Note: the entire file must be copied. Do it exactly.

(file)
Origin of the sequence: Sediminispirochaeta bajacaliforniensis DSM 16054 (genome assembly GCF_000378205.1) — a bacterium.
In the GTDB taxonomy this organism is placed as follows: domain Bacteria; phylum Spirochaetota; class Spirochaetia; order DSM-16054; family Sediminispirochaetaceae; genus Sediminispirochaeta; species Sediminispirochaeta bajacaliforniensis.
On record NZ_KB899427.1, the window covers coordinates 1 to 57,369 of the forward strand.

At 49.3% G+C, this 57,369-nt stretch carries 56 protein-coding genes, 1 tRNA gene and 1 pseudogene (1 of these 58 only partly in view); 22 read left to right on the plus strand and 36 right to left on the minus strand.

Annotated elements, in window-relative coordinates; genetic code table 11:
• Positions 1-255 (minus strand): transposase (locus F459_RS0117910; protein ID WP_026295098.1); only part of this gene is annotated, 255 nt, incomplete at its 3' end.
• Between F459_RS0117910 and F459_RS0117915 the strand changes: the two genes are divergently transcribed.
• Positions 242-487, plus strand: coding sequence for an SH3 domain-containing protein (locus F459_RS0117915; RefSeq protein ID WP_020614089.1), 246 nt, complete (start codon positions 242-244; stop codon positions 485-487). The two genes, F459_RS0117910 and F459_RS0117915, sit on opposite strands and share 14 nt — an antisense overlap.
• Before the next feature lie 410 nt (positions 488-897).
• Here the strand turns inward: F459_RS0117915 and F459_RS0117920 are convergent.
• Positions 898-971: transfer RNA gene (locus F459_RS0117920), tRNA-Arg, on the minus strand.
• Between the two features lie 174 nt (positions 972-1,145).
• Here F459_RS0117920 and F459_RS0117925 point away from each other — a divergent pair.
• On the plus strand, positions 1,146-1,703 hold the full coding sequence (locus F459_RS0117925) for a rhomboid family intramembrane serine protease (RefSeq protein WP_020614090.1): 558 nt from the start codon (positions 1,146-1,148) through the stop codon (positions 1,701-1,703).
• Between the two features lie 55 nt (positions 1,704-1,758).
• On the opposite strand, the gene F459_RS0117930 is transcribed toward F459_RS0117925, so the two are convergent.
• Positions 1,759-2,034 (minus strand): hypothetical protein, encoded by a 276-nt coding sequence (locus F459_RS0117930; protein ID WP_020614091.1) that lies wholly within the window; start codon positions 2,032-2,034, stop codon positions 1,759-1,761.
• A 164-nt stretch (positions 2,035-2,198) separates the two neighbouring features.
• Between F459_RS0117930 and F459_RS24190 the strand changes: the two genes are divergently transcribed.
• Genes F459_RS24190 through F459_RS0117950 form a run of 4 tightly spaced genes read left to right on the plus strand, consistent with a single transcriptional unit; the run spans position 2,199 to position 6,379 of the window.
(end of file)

Origin of the sequence: Sediminispirochaeta bajacaliforniensis DSM 16054 (genome assembly GCF_000378205.1) — a bacterium.
In the GTDB taxonomy this organism is placed as follows: domain Bacteria; phylum Spirochaetota; class Spirochaetia; order DSM-16054; family Sediminispirochaetaceae; genus Sediminispirochaeta; species Sediminispirochaeta bajacaliforniensis.
On record NZ_KB899427.1, the window covers coordinates 1 to 57,369 of the forward strand.

At 49.3% G+C, this 57,369-nt stretch carries 56 protein-coding genes, 1 tRNA gene and 1 pseudogene (1 of these 58 only partly in view); 22 read left to right on the plus strand and 36 right to left on the minus strand.

Annotated elements, in window-relative coordinates; genetic code table 11:
• Positions 1-255 (minus strand): transposase (locus F459_RS0117910; protein ID WP_026295098.1); only part of this gene is annotated, 255 nt, incomplete at its 3' end.
• Between F459_RS0117910 and F459_RS0117915 the strand changes: the two genes are divergently transcribed.
• Positions 242-487, plus strand: coding sequence for an SH3 domain-containing protein (locus F459_RS0117915; RefSeq protein ID WP_020614089.1), 246 nt, complete (start codon positions 242-244; stop codon positions 485-487). The two genes, F459_RS0117910 and F459_RS0117915, sit on opposite strands and share 14 nt — an antisense overlap.
• Before the next feature lie 410 nt (positions 488-897).
• Here the strand turns inward: F459_RS0117915 and F459_RS0117920 are convergent.
• Positions 898-971: transfer RNA gene (locus F459_RS0117920), tRNA-Arg, on the minus strand.
• Between the two features lie 174 nt (positions 972-1,145).
• Here F459_RS0117920 and F459_RS0117925 point away from each other — a divergent pair.
• On the plus strand, positions 1,146-1,703 hold the full coding sequence (locus F459_RS0117925) for a rhomboid family intramembrane serine protease (RefSeq protein WP_020614090.1): 558 nt from the start codon (positions 1,146-1,148) through the stop codon (positions 1,701-1,703).
• Between the two features lie 55 nt (positions 1,704-1,758).
• On the opposite strand, the gene F459_RS0117930 is transcribed toward F459_RS0117925, so the two are convergent.
• Positions 1,759-2,034 (minus strand): hypothetical protein, encoded by a 276-nt coding sequence (locus F459_RS0117930; protein ID WP_020614091.1) that lies wholly within the window; start codon positions 2,032-2,034, stop codon positions 1,759-1,761.
• A 164-nt stretch (positions 2,035-2,198) separates the two neighbouring features.
• Between F459_RS0117930 and F459_RS24190 the strand changes: the two genes are divergently transcribed.
• Genes F459_RS24190 through F459_RS0117950 form a run of 4 tightly spaced genes read left to right on the plus strand, consistent with a single transcriptional unit; the run spans position 2,199 to position 6,379 of the window.